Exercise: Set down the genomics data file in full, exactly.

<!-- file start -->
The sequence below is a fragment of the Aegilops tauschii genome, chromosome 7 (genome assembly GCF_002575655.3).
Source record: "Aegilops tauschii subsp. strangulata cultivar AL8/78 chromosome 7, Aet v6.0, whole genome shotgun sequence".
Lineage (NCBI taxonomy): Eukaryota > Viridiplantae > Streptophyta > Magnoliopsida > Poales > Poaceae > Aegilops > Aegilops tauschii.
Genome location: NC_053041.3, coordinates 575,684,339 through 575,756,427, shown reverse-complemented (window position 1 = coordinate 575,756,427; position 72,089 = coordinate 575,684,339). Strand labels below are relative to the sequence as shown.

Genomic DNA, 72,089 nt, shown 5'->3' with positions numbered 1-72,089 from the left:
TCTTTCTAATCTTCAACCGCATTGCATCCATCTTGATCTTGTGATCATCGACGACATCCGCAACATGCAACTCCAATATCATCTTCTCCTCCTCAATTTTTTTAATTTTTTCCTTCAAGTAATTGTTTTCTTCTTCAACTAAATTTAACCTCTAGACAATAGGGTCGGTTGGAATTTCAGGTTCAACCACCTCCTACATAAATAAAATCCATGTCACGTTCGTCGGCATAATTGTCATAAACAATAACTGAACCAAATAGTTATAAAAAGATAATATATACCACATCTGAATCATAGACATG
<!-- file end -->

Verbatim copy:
The sequence below is a fragment of the Aegilops tauschii genome, chromosome 7 (genome assembly GCF_002575655.3).
Source record: "Aegilops tauschii subsp. strangulata cultivar AL8/78 chromosome 7, Aet v6.0, whole genome shotgun sequence".
Lineage (NCBI taxonomy): Eukaryota > Viridiplantae > Streptophyta > Magnoliopsida > Poales > Poaceae > Aegilops > Aegilops tauschii.
Genome location: NC_053041.3, coordinates 575,684,339 through 575,756,427, shown reverse-complemented (window position 1 = coordinate 575,756,427; position 72,089 = coordinate 575,684,339). Strand labels below are relative to the sequence as shown.

Genomic DNA, 72,089 nt, shown 5'->3' with positions numbered 1-72,089 from the left:
TCTTTCTAATCTTCAACCGCATTGCATCCATCTTGATCTTGTGATCATCGACGACATCCGCAACATGCAACTCCAATATCATCTTCTCCTCCTCAATTTTTTTAATTTTTTCCTTCAAGTAATTGTTTTCTTCTTCAACTAAATTTAACCTCTAGACAATAGGGTCGGTTGGAATTTCAGGTTCAACCACCTCCTACATAAATAAAATCCATGTCACGTTCGTCGGCATAATTGTCATAAACAATAACTGAACCAAATAGTTATAAAAAGATAATATATACCACATCTGAATCATAGACATG